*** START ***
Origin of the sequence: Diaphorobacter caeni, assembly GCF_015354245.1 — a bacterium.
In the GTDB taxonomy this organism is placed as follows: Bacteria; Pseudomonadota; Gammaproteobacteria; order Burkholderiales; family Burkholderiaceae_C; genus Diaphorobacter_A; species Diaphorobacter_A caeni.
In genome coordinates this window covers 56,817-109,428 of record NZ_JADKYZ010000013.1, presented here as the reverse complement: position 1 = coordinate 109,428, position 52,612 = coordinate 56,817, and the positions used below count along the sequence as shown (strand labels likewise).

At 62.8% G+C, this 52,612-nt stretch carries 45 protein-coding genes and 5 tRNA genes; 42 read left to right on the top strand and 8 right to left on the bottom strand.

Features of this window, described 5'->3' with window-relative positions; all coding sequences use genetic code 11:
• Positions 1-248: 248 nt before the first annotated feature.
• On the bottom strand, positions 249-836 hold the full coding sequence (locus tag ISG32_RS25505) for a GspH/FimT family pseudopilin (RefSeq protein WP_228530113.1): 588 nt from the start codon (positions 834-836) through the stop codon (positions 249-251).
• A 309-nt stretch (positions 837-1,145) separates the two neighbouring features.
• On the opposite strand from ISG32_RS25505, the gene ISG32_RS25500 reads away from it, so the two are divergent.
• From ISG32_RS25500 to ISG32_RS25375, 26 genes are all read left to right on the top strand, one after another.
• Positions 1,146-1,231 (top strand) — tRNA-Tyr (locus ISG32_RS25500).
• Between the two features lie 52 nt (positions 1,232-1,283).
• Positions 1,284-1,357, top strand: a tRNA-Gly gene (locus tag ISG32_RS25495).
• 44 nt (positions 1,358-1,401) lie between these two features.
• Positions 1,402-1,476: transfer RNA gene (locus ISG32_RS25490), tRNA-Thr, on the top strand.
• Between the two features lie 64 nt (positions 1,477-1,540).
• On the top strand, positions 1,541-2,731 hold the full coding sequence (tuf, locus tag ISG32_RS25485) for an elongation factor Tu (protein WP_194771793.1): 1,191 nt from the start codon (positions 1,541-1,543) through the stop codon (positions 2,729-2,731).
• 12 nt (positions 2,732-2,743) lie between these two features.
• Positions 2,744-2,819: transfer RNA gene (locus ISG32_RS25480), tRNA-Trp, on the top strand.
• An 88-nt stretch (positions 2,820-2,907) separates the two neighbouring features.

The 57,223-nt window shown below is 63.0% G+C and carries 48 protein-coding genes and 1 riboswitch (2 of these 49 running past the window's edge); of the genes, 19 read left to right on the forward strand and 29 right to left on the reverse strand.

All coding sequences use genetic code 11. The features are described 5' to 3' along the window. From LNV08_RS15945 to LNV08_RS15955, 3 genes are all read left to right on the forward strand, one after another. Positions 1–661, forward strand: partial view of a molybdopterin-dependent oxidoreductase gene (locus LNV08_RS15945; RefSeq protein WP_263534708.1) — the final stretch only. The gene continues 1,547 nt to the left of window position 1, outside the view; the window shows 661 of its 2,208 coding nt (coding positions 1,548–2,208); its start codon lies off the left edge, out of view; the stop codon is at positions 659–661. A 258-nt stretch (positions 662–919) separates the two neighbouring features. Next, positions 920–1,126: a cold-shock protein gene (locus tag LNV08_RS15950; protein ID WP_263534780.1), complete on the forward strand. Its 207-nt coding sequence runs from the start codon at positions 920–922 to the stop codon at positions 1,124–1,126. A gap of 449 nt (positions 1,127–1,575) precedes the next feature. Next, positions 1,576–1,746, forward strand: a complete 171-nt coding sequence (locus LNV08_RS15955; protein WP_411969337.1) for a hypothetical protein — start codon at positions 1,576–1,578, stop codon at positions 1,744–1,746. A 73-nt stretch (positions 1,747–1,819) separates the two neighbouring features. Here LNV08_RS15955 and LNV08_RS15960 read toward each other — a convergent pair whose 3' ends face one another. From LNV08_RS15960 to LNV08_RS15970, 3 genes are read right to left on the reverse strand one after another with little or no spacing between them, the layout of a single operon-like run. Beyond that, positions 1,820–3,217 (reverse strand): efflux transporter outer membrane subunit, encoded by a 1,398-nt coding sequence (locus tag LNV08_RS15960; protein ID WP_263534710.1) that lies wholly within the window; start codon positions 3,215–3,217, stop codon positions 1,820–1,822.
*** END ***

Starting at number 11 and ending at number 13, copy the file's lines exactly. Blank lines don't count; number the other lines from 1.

• Positions 1,146-1,231 (top strand) — tRNA-Tyr (locus ISG32_RS25500).
• Between the two features lie 52 nt (positions 1,232-1,283).
• Positions 1,284-1,357, top strand: a tRNA-Gly gene (locus tag ISG32_RS25495).